Slow down, people. Let the guy exhale. Kaepernick goes to a stadium where he scored a huge victory a year ago, but that was then and this is now, and now the Saints have Sean Payton and a solid defense back. Plus, they're in their comfort zone. The Saints not only haven't lost at home; they're coming off a beatdown of Dallas where they produced 40 first downs, 625 yards and big plays galore.
Something to consider: Brees won five of six regular-season starts vs. San Francisco, with 15 touchdowns, four interceptions and a passer rating of 103.5. He has 15 touchdown passes in his last five games against the 49ers.
MONDAY NIGHT LIGHTS
New England @ Carolina
The time: 8:40 p.m., EST
The line: Panthers by 2 1/2
The story: The Carolina Panthers were supposed to be the NFC South doormat. They're not. They're not only in New Orleans' rear-view mirror and closing fast; they just scored a huge upset, besting San Francisco on the road for their fifth straight victory.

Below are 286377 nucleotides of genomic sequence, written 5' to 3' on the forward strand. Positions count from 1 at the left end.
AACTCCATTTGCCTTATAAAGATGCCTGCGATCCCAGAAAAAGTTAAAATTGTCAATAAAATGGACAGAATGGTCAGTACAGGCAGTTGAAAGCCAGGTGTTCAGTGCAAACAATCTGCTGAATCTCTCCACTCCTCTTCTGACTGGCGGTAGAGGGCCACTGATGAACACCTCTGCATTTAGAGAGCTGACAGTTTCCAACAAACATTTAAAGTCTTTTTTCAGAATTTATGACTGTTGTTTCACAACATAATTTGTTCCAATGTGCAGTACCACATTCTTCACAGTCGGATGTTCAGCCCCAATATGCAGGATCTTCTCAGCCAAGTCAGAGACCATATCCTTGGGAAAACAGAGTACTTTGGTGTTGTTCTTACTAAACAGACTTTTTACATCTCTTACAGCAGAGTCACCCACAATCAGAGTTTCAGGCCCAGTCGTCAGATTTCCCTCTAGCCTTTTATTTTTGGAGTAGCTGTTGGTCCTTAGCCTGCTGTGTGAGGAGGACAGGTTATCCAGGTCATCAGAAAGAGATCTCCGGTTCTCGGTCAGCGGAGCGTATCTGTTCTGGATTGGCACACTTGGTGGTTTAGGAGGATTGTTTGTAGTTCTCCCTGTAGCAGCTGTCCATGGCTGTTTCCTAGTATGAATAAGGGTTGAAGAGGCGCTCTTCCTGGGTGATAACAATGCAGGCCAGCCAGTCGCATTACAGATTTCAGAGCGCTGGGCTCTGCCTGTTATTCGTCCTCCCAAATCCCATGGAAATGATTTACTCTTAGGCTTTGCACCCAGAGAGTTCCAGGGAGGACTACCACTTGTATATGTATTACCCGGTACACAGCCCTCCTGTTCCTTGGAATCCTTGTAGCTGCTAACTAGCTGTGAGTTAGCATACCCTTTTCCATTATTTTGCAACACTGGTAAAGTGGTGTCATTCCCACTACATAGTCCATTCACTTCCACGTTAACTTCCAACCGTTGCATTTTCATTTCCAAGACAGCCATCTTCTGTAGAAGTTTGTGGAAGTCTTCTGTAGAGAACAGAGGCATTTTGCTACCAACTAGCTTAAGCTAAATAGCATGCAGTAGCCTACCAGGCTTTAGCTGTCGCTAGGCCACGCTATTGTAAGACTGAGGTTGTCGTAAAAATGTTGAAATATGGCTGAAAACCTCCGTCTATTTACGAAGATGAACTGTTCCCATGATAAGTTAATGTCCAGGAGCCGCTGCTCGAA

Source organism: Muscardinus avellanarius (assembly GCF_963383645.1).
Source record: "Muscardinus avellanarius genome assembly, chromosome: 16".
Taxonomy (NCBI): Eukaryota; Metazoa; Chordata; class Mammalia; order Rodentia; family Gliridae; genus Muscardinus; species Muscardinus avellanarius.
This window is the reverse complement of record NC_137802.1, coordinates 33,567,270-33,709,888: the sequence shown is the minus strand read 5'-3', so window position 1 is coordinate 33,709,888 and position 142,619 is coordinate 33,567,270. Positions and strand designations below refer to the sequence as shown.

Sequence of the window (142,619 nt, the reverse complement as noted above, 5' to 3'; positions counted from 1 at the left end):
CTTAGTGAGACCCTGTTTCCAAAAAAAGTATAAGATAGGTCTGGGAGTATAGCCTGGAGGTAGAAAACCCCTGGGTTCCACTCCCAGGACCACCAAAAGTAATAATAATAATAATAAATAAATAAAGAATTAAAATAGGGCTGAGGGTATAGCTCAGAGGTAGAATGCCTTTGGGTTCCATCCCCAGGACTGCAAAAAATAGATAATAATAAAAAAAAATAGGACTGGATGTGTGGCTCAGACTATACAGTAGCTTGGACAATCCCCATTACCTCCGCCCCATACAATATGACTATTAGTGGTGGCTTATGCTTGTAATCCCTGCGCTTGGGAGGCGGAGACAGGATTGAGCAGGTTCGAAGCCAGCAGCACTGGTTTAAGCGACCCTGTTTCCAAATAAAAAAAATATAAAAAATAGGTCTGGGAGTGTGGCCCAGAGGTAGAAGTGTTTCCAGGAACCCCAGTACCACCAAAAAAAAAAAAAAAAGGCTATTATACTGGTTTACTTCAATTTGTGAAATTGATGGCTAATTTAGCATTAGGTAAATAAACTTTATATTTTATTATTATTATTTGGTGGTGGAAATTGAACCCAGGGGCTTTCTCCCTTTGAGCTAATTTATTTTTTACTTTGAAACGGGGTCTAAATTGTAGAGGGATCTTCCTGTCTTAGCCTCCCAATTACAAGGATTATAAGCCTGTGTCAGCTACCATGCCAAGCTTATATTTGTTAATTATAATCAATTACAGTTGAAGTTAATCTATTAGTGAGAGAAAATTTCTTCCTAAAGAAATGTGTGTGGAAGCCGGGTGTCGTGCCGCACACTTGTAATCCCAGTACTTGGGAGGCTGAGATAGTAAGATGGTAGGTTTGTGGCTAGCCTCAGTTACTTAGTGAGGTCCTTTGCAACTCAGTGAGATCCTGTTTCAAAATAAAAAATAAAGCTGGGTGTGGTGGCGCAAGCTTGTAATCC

It's that momentum, plus a defense that ranks in the NFL's top five in rushing (second), passing (tied for fourth) and overall (second), that have the Panthers thinking playoffs ... and, no, that's not a misprint. They already beat the defending NFC champion. Now they take on the 2011 AFC champ, and, guaranteed, another win gains the attention of New Orleans -- a club they still must play twice.
If there's a problem it's this: Tom Brady. The Panthers not only tackle one of the game's all-time greats; they do it after Brady and the Patriots have a week off, and good luck. New England is 10-3 immediately following a bye under Bill Belichick.
With players given six straight days off, the Patriots should be healthy -- with injured cornerback Aqib Talib getting more rest for a sore hip. No question, Carolina has something to prove here. But so does New England.
Something to consider: The Patriots have at least one takeaway in their last 36 games, the longest active streak in the league.
CRUMMY GAME OF THE WEEK
Atlanta @ Tampa Bay
The time: 1 p.m., EST
The line: Falcons by 1 1/2